The head of the American Civil Liberties Union of Tennessee paid a visit to Chattanooga on Thursday night, walking a small group of interested community members through the organization's work to reduce mass incarceration, among other things.
A couple of dozen residents gathered in a small auditorium at the Chattanooga Library downtown and sat quietly as Hedy Weinberg, executive director of the ACLU-TN, told them about the importance of taking a vested interest in the far-reaching effects of criminal justice in the United States.
She underscored the gravity of the situation by pointing to a variety of statistics, saying the national incarceration rate is dramatically higher than any other country in the world and those who find themselves behind bars are disproportionately poor or people of color.
"Your experience with the criminal justice system is vastly different depending on your race and your economic status," she said.
Weinberg also pointed back to national policy changes toward the end of the 20th century that she said had a significant impact on the number of people who find themselves behind bars. The War on Drugs, she argued, put away hundreds of thousands of nonviolent people, many of whom have cycled in and out of prison because of shortcomings in probation and parole systems.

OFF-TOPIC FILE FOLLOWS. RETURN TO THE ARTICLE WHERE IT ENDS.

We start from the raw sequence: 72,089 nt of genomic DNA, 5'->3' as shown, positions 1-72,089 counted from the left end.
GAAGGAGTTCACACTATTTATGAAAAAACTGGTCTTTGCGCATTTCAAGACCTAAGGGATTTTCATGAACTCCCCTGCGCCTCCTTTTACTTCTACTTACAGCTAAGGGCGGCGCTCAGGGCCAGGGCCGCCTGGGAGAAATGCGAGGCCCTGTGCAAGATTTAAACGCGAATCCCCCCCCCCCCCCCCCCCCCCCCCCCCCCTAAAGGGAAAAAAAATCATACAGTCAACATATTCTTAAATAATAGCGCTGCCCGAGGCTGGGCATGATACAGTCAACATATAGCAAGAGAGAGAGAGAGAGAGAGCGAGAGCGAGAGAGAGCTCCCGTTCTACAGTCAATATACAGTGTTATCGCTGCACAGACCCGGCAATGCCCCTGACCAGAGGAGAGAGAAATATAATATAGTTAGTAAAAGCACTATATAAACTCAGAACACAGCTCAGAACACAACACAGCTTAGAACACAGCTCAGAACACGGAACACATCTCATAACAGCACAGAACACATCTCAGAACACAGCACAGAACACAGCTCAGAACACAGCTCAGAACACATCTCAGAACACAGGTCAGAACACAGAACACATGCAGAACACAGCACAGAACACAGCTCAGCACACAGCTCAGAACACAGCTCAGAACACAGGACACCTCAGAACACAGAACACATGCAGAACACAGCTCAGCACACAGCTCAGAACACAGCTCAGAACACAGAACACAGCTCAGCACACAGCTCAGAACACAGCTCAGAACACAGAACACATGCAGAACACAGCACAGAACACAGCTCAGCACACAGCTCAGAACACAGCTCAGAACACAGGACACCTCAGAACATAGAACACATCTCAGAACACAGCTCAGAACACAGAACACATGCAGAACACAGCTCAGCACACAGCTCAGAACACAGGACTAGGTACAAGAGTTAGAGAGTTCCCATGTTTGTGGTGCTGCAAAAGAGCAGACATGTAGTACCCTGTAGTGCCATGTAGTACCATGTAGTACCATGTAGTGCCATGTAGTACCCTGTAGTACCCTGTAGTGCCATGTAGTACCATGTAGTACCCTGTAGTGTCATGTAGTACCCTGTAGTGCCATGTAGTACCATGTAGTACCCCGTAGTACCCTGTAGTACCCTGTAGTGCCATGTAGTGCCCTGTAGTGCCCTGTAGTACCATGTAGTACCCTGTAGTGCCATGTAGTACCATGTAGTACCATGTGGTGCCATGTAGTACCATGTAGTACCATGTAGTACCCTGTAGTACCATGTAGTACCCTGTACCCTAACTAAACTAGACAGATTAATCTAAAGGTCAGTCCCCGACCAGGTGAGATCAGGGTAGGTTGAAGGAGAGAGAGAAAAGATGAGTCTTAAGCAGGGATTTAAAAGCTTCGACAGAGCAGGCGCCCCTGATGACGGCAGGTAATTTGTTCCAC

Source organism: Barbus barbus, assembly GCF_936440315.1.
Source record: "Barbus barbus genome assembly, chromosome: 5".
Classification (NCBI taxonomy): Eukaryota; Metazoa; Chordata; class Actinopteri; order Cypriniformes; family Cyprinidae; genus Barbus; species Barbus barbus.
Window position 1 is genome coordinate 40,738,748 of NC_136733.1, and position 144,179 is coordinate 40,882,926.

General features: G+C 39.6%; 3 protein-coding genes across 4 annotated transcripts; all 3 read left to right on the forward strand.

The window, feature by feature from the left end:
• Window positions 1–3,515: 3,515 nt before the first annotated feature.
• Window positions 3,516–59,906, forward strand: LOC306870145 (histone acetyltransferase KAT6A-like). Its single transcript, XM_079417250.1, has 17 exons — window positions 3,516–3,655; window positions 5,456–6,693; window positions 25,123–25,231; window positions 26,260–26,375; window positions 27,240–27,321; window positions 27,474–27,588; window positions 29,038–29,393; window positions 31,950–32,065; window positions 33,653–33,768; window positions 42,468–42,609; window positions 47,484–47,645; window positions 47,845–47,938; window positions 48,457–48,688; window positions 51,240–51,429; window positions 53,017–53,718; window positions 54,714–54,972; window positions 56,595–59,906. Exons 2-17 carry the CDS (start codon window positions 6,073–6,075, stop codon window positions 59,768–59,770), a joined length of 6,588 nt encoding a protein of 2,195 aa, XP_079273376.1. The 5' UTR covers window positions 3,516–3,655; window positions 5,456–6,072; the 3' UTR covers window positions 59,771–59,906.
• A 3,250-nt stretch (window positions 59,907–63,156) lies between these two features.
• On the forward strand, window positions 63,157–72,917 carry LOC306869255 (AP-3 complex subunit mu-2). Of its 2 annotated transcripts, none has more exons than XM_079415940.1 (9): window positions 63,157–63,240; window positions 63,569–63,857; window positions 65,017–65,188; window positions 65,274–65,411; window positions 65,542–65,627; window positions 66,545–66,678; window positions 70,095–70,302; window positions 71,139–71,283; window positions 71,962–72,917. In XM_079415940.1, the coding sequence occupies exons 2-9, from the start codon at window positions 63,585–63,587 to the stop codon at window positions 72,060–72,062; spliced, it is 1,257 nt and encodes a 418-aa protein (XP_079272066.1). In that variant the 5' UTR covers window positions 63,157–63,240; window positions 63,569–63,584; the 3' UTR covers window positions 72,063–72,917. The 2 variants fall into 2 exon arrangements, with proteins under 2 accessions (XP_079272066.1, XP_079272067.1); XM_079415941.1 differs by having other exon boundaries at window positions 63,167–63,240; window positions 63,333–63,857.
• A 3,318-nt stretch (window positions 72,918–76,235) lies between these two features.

"These measures were driven in part by the political expediency of what we call 'being tough on crime,'" she said. "Not only do we have more people sent to prison for longer periods of time, but we also know that once you're let out of prison or go on parole, you're likely to go back."
The ACLU, she said, has focused in recent years on addressing some of those issues by focusing on "front-end reforms" that could cut down on the number of people who enter the criminal justice system, as well as "back-end reforms" concerning things such as sentencing and alternative options to incarceration.
One of the targets of those reform initiatives is the jail bonding system which, she said, punishes people who are too poor to get out even when they're eligible for release.
"If someone is eligible for bail, they certainly shouldn't be kept in jail ahead of their hearing just because they can't afford to pay the fine," she said. "The research shows that requiring people to put money down is not any more effective than just staying in touch with the individual."
Weinberg also took questions from the audience about the ACLU's stances on gerrymandering and President Donald Trump's various attempts to enact a Muslim ban.
Nancy Doyle, a "longstanding member of the ACLU" who said she just recently moved to Chattanooga, asked about firearms.
"What's the ACLU's position on 2nd Amendment rights?" she asked Weinberg.
Weinberg told her the 2nd Amendment is part of the Bill of Rights, but there was no question in her mind that there are "restrictions and regulations" that can reasonably be placed on gun owners.
"Is there a list somewhere of the regulations that the ACLU supports?" Doyle asked.
"I just sent it to the board the other day and I'm going to have a conversation with our national office because I'd like to post them online," Weinberg replied. "I think that's a very good idea."
Contact staff writer Emmett Gienapp at firstname.lastname@example.org or 423-757-6731. Follow him on Twitter @emmettgienapp.